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Saws Metalworking

Keeping Your Cold Saw Shiny and New

Keeping Your Cold Saw Shiny and New Main Image

Even though it doesn’t take much to keep your cold saw happy, a spa treatment will go a long way in making it run and look brand new. There are a few simple things you can do which will help you get years of service from the saw and keep it looking sparkling and shiny for a long time. Here are seven tips to keep in mind when running maintenance on your saw!

  1. Never try to squeeze extra cuts from a worn out, dull blade. This puts undo stress on the machine and will require heavier regrind of the blade. Consequently, the more you remove during a re-grind the quicker the blade loses diameter and reduces your capacity. Always use the proper blade for the material you are cutting. One more thing that will prevent premature wear is when installing a blade, you clear the surfaces of any chips and remove the backlash.

  2. Keep all lubrication points oiled or greased as needed, and keep in mind to regularly change the gear box oil. Just like your car, a saw is an investment that is worth staying on top of, or it may keep you stranded on the side of the road.

  3. Clean fresh coolant. Never use anything besides a water-soluble coolant. Keep it clean or you will have an example of a 6th grade science project: slimy, stinky, with all sorts of things growing in it. Keep in mind that your chosen coolant passes through coolant pumps, hoses, nozzles etc. with the potential of leaving behind a breeding ground for future failure.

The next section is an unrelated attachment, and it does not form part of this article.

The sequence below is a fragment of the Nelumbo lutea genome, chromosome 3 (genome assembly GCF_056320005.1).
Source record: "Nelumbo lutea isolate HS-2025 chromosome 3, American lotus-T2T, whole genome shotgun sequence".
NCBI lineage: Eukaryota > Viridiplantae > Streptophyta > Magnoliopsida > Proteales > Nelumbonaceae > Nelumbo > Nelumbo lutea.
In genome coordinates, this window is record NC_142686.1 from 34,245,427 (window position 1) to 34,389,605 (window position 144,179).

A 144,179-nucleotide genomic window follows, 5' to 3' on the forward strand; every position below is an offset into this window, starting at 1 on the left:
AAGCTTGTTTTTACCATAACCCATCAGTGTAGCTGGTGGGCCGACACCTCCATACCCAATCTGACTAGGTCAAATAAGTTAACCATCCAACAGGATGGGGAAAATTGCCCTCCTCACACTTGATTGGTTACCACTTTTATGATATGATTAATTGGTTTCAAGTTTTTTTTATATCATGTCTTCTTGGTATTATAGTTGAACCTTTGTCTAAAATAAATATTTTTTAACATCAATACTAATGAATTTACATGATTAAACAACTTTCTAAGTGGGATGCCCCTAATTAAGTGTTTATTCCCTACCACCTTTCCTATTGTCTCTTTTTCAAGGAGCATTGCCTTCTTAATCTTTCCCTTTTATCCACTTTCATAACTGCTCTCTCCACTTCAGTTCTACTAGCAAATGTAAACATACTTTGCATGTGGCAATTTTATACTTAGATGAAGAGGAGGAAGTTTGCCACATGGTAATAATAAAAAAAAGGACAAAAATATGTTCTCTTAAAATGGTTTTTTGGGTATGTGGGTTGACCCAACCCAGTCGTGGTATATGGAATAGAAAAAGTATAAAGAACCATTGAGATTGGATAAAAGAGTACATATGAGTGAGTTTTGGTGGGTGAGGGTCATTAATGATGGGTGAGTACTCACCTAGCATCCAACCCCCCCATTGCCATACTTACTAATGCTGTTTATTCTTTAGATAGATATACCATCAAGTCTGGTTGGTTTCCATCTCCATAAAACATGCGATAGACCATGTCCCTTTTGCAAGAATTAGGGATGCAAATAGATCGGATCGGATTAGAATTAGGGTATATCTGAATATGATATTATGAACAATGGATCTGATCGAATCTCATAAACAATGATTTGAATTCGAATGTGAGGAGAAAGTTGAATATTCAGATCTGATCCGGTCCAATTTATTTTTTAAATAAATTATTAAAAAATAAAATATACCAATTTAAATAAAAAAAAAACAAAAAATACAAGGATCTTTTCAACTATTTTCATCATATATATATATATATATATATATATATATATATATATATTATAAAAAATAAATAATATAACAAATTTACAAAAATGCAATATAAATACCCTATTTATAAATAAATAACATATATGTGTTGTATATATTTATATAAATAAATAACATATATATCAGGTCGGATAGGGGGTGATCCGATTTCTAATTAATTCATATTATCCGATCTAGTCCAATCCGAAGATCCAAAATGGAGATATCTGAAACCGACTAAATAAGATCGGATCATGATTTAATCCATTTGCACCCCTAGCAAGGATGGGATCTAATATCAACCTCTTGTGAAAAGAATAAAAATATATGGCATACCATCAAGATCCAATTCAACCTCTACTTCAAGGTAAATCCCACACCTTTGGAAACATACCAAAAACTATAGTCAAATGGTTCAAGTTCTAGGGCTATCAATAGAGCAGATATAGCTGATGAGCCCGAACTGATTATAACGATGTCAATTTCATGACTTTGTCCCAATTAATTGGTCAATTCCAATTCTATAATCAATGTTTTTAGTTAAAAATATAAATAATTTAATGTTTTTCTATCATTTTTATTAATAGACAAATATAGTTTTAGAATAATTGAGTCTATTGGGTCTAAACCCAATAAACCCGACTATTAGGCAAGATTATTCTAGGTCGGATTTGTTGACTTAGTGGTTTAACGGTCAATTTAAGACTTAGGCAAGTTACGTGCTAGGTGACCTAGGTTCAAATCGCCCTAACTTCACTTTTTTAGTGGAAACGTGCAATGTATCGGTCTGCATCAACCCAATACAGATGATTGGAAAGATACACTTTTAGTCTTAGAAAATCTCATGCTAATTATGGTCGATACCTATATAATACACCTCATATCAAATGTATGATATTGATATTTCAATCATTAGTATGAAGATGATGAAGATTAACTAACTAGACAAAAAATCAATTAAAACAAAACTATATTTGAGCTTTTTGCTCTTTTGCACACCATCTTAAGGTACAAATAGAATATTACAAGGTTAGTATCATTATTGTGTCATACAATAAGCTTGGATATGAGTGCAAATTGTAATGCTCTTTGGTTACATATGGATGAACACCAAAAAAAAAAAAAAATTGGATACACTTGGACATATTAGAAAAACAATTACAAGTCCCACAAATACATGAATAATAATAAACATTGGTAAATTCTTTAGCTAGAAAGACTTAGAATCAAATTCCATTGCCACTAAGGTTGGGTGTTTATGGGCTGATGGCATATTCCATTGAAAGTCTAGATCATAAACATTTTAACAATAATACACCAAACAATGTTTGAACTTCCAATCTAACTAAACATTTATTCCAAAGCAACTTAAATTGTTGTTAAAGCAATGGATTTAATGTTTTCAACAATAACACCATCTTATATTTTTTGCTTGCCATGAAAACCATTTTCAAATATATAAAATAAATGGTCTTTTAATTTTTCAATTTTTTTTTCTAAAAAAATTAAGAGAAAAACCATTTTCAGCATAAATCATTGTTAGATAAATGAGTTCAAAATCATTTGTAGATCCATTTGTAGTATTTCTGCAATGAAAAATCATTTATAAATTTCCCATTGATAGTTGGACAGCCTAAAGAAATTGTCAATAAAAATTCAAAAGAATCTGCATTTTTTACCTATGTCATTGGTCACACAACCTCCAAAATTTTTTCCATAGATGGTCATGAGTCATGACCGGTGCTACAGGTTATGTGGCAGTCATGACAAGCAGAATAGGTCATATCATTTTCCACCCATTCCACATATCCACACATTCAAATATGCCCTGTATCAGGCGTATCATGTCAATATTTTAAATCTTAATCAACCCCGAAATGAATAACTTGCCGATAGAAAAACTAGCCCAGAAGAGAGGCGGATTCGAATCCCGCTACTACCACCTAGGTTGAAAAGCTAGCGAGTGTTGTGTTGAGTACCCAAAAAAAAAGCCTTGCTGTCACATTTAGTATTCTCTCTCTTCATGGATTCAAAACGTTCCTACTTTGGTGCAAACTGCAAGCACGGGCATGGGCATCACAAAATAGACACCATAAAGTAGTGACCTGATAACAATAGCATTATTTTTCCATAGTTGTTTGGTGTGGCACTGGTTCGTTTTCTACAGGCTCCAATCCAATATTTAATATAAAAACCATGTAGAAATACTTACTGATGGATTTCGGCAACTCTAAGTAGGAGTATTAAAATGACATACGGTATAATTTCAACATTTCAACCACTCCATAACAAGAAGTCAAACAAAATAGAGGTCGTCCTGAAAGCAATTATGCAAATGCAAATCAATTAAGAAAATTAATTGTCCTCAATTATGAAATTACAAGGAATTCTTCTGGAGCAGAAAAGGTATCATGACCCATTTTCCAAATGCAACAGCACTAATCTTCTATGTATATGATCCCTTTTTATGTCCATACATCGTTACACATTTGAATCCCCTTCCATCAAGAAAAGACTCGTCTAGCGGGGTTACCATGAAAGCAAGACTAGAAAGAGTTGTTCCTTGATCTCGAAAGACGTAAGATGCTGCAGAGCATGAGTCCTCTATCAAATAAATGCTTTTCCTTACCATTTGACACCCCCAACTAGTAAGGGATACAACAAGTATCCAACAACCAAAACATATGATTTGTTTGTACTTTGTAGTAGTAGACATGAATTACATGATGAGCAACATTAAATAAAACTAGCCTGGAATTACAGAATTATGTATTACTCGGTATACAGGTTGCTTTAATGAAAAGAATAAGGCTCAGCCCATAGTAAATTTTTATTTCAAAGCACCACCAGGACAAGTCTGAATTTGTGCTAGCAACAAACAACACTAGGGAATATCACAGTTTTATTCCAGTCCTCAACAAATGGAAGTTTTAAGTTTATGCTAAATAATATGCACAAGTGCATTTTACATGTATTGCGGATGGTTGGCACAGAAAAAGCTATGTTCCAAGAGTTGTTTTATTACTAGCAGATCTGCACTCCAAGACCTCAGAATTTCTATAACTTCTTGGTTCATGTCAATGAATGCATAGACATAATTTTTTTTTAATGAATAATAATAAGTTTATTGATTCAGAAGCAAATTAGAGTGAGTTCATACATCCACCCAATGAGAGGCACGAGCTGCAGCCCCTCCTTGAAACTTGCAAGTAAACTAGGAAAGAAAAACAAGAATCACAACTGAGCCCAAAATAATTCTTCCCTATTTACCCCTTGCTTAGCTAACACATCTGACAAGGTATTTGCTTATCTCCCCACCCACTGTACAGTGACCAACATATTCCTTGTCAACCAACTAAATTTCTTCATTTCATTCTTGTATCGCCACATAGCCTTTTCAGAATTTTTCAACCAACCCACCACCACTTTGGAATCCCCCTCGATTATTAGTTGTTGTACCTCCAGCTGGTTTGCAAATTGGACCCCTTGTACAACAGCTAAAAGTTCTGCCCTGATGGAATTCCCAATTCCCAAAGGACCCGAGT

4. Keep the machine clean. There's nothing worse than needing to adjust the vise or miter cut with the vise refusing to open or head not rotating because it’s frozen solid. Coolant and chips will do that. Always clean the saw of chips after operating it, as these chips will get embedded and rust themselves to the saw.

  5. Frayed or cut electrical cords. Any time you find a cord that is questionable, lock out the machine. Liquids and metal chips are not a good combination on a bad electrical cord. Change any questionable wiring or you risk getting injured or shorting out the machine. Oh yeah, and try to avoid using extension cords.

  6. Vise jaws and clamping. One of the most important areas on the saw is the clamping vise. The better you clamp the part, the better your cut will be. Keep the cutting bed clean, as a simple chip can prevent the material from lying flat and cutting out of square. If you own a machine that has an adjustable gib vise, it is advisable to keep chips from loading up around the gib ways and lead screw. Also, take note if the vise jaw gets sloppy as you can adjust this gib and bring the saw back into spec.

  7. Don’t force the issue. Let the blade dictate the cutting rate. Don’t force the blade. Let the blade set the chip load and you will be rewarded with minimal cutting effort and good finish quality for many years to come.

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